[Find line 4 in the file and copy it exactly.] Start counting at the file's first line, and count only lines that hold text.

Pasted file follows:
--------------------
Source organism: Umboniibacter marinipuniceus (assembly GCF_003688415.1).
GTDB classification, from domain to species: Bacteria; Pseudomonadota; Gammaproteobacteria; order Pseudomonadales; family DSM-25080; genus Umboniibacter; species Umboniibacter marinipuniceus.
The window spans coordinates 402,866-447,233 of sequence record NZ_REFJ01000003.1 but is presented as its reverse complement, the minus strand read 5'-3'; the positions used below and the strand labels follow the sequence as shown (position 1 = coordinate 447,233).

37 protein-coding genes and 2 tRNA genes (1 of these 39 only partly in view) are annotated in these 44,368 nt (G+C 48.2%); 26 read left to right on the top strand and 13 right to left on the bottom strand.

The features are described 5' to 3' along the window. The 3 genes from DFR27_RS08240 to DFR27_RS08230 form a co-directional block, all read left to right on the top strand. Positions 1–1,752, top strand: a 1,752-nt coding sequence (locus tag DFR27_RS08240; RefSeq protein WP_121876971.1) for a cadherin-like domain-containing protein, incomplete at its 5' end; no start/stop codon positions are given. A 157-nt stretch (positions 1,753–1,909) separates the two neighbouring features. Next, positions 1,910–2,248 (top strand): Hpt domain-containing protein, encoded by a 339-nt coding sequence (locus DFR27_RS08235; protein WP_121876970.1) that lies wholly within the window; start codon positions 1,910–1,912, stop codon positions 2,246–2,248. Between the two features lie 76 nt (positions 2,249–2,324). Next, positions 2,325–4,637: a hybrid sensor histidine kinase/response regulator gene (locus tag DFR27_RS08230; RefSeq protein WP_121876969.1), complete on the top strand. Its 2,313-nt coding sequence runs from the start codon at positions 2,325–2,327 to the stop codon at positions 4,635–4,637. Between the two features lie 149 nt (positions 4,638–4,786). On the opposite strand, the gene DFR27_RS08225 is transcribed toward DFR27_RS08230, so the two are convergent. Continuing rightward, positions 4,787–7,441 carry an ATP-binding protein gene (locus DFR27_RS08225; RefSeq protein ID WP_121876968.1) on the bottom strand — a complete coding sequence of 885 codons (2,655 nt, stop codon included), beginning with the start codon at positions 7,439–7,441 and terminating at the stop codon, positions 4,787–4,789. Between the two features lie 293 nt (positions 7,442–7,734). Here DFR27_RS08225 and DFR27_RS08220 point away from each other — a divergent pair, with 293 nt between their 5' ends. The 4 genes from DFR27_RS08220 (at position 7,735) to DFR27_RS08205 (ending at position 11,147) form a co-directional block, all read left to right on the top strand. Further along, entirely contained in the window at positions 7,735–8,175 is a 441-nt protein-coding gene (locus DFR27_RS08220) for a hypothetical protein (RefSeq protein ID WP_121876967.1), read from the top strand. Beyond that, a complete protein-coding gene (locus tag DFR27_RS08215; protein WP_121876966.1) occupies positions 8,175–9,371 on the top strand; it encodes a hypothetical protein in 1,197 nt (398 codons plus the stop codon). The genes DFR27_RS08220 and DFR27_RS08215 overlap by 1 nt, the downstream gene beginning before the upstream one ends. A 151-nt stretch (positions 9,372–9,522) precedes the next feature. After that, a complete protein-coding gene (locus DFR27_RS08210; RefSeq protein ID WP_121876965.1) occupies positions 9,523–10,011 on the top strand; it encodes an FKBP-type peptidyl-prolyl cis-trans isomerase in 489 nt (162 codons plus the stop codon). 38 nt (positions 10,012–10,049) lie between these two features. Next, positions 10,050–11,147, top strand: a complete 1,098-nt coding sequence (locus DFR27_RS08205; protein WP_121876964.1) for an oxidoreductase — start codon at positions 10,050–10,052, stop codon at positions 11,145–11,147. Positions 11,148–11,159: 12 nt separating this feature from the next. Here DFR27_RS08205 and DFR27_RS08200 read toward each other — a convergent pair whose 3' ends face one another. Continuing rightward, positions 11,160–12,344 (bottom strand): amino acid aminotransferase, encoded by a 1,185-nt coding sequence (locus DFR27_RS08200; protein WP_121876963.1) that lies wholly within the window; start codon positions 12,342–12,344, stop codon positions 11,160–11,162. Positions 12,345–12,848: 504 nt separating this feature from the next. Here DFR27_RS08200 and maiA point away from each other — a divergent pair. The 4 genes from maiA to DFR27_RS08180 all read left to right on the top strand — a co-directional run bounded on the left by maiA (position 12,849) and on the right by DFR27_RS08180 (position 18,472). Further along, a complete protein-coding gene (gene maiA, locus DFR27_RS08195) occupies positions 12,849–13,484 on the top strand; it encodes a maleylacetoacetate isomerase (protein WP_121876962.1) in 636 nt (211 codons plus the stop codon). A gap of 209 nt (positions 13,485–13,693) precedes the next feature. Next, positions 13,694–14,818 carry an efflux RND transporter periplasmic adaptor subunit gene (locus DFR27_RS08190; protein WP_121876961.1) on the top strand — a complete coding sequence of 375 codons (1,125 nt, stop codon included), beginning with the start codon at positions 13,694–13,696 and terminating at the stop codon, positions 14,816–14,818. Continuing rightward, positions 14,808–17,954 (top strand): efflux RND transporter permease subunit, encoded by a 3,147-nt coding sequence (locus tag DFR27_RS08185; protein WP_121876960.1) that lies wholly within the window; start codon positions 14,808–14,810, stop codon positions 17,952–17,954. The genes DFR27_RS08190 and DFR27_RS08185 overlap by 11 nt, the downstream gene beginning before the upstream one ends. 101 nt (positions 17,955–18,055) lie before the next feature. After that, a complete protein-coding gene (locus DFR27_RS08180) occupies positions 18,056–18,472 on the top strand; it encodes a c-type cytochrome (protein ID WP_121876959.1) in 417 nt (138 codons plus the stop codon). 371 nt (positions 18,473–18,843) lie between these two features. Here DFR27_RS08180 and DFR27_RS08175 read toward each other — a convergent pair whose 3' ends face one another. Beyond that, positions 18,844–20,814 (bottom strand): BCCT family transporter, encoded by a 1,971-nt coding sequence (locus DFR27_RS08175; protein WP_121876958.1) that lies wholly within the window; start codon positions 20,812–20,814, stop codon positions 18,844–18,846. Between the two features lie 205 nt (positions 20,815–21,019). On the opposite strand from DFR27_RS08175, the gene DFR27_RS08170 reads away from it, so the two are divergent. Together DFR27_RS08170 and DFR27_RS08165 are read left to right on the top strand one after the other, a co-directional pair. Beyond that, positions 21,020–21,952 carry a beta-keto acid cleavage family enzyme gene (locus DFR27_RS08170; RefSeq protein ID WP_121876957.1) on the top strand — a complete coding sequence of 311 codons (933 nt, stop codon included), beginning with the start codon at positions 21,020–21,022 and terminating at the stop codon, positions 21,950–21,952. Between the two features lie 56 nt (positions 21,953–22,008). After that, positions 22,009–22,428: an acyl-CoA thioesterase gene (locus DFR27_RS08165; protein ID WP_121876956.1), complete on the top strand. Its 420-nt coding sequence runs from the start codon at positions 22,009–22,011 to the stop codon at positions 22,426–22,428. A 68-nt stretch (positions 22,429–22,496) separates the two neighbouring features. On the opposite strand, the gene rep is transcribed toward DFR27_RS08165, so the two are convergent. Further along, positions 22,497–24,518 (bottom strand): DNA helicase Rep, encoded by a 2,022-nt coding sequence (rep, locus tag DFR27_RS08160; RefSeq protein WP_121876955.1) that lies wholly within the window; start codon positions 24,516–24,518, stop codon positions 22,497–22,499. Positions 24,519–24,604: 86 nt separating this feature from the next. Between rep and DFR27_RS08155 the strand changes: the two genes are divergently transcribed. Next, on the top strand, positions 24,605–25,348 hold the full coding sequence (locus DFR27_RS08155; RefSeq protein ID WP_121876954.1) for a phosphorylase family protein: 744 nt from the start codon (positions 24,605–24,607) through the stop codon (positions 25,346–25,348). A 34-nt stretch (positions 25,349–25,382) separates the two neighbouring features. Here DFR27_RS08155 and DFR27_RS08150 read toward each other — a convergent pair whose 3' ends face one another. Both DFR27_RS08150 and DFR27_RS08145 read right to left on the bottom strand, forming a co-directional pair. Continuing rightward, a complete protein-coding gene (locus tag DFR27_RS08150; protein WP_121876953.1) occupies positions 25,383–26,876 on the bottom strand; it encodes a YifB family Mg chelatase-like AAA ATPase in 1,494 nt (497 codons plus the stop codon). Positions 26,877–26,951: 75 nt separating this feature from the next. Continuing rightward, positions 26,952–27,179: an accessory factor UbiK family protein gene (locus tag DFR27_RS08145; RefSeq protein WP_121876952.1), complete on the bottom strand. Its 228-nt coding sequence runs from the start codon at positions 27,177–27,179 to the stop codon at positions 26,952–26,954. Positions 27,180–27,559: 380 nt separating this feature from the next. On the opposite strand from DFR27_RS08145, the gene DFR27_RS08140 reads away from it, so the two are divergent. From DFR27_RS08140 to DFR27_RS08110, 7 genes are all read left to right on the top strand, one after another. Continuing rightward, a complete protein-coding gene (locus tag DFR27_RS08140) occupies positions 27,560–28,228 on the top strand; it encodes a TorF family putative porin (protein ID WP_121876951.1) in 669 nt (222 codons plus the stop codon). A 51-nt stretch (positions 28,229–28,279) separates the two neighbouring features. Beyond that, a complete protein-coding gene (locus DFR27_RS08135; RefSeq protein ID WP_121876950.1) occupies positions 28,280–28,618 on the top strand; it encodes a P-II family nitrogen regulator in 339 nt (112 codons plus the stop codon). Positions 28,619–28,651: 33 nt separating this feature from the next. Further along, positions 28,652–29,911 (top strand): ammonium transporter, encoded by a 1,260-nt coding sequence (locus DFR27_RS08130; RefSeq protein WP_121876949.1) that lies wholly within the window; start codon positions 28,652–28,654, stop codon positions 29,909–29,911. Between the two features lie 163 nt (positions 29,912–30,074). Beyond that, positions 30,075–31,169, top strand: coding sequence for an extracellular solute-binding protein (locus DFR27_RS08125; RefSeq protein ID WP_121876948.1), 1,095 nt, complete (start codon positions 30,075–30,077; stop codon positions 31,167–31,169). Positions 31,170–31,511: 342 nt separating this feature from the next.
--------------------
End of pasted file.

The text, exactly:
37 protein-coding genes and 2 tRNA genes (1 of these 39 only partly in view) are annotated in these 44,368 nt (G+C 48.2%); 26 read left to right on the top strand and 13 right to left on the bottom strand.